New Money – Monopolizing or Professionalizing Esports

Feb 2, 2016

This is the third and final installment for the Monopolizing or Professionalizing series. If you have not already checked out the first article or second article you can do so at the following links, article 1; article 2.

The last thing to be examined in Monopolizing or Professionalizing the world of eSports is the financial side. It’s true that 2016’s gearing up to be another record setting year for eSports in terms of finances. However, since 2012 the number of investors, audiences, and marketing have nearly doubled every following year. It is staggering to think that in 2014 the sponsorship stockpile numbered around $190 million. This year, with more sponsorships, marketing, and venture capitalist sponsors the number is expected to rise to over $450 million. This year alone brought two big names to the table in terms of venture capitalist to esports. Theses venture capitalists bought teams in League of Legends, Counter Strike, and even invested $15 million into a London based company. With the year just starting there’s plenty of room for more investors to steal the spotlight.


While new investors are an encouraging sign for eSports they are also a sign of caution to those who have done their homework. A bit of history here might give us some perspective. The eSports scene can be traced back as early as 1972. A group of students in Stanford held the first ever video gaming tournament. The game, Spacewar and the first place winner took home a year’s subscription to “Rolling Stone.” Throughout the years, eSports went through several iterations evolving from a single player style of game to the networked engagement that we know today. The lesson to be learned here is that throughout the years the eSports roller-coaster started long before Riot Games foundation. Now is the time where it really begins to hit its stride but the world of eSports must be watched and maintained carefully if it is to grow into a lasting and professional scene.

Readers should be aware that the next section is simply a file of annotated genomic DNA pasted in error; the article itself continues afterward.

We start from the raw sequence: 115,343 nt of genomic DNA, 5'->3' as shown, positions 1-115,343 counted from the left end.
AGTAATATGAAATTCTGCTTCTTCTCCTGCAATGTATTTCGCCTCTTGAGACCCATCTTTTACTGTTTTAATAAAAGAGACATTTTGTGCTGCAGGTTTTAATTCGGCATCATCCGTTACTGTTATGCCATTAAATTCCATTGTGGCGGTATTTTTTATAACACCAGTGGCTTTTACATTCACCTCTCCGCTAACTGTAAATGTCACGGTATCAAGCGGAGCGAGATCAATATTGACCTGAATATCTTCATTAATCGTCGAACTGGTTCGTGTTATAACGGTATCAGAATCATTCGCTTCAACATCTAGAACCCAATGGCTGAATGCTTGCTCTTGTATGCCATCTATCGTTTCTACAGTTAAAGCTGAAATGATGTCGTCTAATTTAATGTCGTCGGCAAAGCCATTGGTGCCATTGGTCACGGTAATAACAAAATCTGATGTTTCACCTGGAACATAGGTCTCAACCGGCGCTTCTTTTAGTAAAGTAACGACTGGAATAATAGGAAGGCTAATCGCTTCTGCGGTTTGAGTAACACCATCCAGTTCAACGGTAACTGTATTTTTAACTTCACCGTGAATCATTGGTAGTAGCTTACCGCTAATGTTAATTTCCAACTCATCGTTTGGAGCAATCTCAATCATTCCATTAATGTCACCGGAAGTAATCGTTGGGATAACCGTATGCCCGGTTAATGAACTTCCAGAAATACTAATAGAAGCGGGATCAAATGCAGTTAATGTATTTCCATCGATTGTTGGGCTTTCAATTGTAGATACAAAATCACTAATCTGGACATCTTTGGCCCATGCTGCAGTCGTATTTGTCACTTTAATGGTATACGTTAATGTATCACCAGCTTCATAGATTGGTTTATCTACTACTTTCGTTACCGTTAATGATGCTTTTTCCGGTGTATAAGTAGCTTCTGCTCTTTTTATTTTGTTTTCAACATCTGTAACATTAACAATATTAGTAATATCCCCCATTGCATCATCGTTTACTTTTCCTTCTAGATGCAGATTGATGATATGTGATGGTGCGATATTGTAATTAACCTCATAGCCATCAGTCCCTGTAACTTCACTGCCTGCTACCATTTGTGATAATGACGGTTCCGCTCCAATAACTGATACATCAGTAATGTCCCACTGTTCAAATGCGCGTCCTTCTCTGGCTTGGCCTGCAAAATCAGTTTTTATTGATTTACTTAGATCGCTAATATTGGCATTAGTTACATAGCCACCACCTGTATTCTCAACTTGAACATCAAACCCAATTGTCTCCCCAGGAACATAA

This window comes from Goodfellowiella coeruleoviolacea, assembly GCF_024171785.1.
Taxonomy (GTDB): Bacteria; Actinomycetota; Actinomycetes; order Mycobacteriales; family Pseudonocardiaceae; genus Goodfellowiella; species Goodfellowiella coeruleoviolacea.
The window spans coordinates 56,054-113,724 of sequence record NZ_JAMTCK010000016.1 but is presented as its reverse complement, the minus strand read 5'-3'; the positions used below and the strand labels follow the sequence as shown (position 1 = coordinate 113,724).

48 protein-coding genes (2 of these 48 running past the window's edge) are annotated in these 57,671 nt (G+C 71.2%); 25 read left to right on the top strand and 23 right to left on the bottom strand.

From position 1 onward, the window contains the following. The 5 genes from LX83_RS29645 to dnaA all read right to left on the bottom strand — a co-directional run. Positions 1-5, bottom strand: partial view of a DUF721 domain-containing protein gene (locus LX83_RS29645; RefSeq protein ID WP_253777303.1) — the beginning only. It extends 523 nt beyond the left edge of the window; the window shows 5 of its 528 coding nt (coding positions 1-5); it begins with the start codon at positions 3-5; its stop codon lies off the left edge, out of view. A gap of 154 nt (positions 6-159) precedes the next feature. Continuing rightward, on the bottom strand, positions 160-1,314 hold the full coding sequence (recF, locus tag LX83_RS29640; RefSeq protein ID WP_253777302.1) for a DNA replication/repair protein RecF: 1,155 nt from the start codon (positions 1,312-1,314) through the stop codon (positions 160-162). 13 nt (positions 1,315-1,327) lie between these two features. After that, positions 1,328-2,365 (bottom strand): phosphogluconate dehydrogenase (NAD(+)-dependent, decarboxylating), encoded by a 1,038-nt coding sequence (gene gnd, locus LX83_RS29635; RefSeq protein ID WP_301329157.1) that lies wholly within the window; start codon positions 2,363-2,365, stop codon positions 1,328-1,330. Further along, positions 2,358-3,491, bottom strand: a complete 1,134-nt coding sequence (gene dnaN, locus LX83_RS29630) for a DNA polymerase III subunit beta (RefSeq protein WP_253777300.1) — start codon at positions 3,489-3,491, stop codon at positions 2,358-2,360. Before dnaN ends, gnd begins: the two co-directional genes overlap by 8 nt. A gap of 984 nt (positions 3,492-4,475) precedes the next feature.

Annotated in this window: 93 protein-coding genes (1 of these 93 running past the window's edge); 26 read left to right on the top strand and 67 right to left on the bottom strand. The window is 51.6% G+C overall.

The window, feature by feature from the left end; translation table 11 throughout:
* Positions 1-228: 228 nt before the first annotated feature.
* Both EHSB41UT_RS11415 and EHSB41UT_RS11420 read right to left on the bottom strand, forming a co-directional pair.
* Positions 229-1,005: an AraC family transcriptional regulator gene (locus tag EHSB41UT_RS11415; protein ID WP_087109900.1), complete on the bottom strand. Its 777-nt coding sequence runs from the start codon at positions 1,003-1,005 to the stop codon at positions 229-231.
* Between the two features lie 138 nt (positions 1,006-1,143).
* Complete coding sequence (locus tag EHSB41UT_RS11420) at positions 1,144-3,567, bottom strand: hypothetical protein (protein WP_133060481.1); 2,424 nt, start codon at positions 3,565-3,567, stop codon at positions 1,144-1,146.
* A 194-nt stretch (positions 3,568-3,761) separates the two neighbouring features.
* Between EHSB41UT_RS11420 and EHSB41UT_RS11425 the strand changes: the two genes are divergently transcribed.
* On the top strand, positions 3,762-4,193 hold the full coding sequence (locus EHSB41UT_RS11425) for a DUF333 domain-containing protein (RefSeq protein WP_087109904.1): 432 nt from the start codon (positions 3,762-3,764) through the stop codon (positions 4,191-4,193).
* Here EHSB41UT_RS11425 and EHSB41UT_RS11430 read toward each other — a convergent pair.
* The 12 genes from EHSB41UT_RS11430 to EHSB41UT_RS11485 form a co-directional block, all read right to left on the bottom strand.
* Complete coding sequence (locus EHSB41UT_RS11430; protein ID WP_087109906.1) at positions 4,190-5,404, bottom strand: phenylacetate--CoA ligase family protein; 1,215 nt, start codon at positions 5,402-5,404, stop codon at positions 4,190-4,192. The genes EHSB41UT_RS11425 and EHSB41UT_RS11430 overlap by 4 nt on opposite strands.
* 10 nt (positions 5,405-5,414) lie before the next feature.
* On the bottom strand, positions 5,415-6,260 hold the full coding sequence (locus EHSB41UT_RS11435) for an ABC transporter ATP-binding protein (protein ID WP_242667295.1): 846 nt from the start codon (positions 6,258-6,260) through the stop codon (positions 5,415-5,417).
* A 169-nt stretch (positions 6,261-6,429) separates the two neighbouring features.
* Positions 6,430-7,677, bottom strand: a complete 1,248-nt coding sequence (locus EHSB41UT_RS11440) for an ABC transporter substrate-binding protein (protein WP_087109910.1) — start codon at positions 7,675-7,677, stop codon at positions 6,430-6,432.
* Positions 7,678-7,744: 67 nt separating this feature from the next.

As of right now pro and amateur teams receive minimal or maximum compensation for their efforts and level of play. The amount of compensation varies so widely depending on where you are geographically. According to a report made on the Daily Dot, European Organizations can not financially keep up with North American or Korean Organizations. Those Organizations offer double of what the European Organization pay. Making both NA and Korea top destinations for the pro players. With only forty spots available in NA and over 80 million players in the game it is a long hard climb to the paid circuits.


The problem remains that NA and Korea offers more money than European Leagues and players often take the deals offered to them. Offering more money for players is not necessarily a bad thing when you consider how short a career as an eSports player is. Players can start as early as seventeen and be retired by their mid twenties. This leaves a very limited window for these young cyber athletes to compete and earn a decent living for at least a few years after retirement. When player do eventually retire after a few years out of the spotlight they are nearly all but forgotten about. This makes it difficult to establish a legacy of players akin to traditional sports that pay homage to professionals who have been involved with the sport for years after their retirement.